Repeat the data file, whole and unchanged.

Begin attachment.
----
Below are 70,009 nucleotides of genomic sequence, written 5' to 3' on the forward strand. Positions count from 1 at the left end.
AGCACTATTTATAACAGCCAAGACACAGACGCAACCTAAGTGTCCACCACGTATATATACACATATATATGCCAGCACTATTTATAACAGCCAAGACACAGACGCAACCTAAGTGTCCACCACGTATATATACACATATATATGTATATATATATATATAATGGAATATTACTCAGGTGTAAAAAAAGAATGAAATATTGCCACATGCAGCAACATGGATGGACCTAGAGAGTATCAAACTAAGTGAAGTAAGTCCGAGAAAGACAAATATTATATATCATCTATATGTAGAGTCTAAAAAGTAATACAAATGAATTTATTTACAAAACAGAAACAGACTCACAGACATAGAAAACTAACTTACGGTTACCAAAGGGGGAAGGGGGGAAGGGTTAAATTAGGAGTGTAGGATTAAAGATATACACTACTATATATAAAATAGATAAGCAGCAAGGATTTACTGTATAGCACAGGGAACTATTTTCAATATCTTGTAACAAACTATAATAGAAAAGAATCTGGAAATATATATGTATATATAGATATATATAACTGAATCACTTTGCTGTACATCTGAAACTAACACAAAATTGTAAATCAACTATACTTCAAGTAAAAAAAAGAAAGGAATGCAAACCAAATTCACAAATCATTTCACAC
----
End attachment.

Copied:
Below are 70,009 nucleotides of genomic sequence, written 5' to 3' on the forward strand. Positions count from 1 at the left end.
AGCACTATTTATAACAGCCAAGACACAGACGCAACCTAAGTGTCCACCACGTATATATACACATATATATGCCAGCACTATTTATAACAGCCAAGACACAGACGCAACCTAAGTGTCCACCACGTATATATACACATATATATGTATATATATATATATAATGGAATATTACTCAGGTGTAAAAAAAGAATGAAATATTGCCACATGCAGCAACATGGATGGACCTAGAGAGTATCAAACTAAGTGAAGTAAGTCCGAGAAAGACAAATATTATATATCATCTATATGTAGAGTCTAAAAAGTAATACAAATGAATTTATTTACAAAACAGAAACAGACTCACAGACATAGAAAACTAACTTACGGTTACCAAAGGGGGAAGGGGGGAAGGGTTAAATTAGGAGTGTAGGATTAAAGATATACACTACTATATATAAAATAGATAAGCAGCAAGGATTTACTGTATAGCACAGGGAACTATTTTCAATATCTTGTAACAAACTATAATAGAAAAGAATCTGGAAATATATATGTATATATAGATATATATAACTGAATCACTTTGCTGTACATCTGAAACTAACACAAAATTGTAAATCAACTATACTTCAAGTAAAAAAAAGAAAGGAATGCAAACCAAATTCACAAATCATTTCACAC